World Autism Awareness Day 2018: Know everything about Autism
World Autism Awareness Day 2018: Know everything about Autism

April 2nd is globally observed as the World Autism Awareness Day. Many people do not know the real problems of this disease. Every year they have some or the other themes, and this year the theme is "Empowering Women and Girls with Autism"

So to spread an awareness we will provide you with some information about Autism so that, if anyone near you is suffering from this problem, you can help them immediately.

What is Autism?
Autism spectrum disorder impacts the nervous system. It affects the overall cognitive, emotional, social and physical health of the affected individual. The range and sharpness of symptoms can vary widely. Common symptoms include difficulty with communication, difficulty with social interactions, obsessive interests, and repetitive 
behaviours. Early recognition, as well as behavioural, educational and family therapies,  may reduce symptoms and support development and learning.

People may experience:
*Behavioral: Inappropriate social interaction, poor eye contact, compulsive 
behaviour, impulsivity, repetitive movements, self-harm, or persistent repetition of words or actions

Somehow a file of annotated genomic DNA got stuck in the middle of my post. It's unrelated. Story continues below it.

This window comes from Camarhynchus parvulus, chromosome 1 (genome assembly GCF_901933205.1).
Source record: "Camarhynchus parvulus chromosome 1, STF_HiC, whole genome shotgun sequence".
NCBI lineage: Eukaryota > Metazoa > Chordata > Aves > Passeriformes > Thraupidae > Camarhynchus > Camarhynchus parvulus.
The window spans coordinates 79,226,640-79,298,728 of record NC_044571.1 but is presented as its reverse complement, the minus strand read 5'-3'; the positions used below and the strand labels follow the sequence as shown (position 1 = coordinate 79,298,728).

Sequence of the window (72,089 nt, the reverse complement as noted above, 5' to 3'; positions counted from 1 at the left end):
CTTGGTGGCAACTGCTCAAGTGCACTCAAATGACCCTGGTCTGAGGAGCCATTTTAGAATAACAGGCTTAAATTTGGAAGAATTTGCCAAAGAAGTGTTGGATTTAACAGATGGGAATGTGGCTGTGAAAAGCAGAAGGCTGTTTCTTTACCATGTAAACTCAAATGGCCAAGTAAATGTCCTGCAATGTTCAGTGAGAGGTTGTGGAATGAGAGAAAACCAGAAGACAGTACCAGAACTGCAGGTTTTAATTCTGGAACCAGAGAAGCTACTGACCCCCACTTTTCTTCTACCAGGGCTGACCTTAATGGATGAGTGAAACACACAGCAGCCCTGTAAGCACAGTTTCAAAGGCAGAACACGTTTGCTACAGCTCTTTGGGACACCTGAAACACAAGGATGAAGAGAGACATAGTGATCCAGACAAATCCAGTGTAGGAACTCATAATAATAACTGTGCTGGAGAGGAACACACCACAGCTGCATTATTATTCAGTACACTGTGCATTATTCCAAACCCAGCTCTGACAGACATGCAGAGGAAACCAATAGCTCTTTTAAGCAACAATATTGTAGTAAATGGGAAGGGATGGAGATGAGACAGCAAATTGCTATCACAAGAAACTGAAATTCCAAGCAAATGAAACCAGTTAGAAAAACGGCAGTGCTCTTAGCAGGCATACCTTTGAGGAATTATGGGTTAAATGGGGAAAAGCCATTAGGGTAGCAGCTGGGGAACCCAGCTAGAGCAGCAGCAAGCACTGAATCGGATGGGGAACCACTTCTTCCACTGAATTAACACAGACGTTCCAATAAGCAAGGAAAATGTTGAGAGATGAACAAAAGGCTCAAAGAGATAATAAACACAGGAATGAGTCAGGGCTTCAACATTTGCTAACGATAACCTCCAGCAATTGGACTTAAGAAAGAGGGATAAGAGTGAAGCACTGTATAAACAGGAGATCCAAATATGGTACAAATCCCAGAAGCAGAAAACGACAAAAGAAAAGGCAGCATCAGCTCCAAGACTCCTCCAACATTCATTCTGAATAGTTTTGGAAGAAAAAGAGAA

*Developmental: Learning disability or speech delay in a child
*Cognitive: An intense interest in a limited number of things or problem paying attention
*Psychological: Unaware of others' emotions or depression
*Also common: Anxiety, change in voice, sensitivity to sound, or tic

According to the experts, "The biggest issue with autism still remains at the grassroots level. Patients need social acceptance and intervention at an early stage."

"If a child is not making eye contact while speaking or not responding while being called by name or to gestures then a doctor should be consulted immediately," he added.

A child with autism is given a sensory diet comprising various therapeutic activities. It can enhance his participation in school and interaction with family and friends. What the child needs most is the time from his mother, father to make him feel secure and independent. Screen time (use of electronic devices such as TV, mobile, tablets) should be kept negligible and the child should be given toys, books, and interactive home-based situations.

Bijal Srivastava, a paediatrician at Dr L H Hiranandani Hospital, said in the present era, a phenomenon called 'virtual autism' has been identified where children who are given more exposure to screen time are prone to develop autism-like symptoms which reverse on stopping the use of such devices.

The expert added, "These devices have a negative impact on the developing brain of an infant by providing an exciting world of colours, sound, images. Excess screen time also adversely affects a diagnosed autistic child,"

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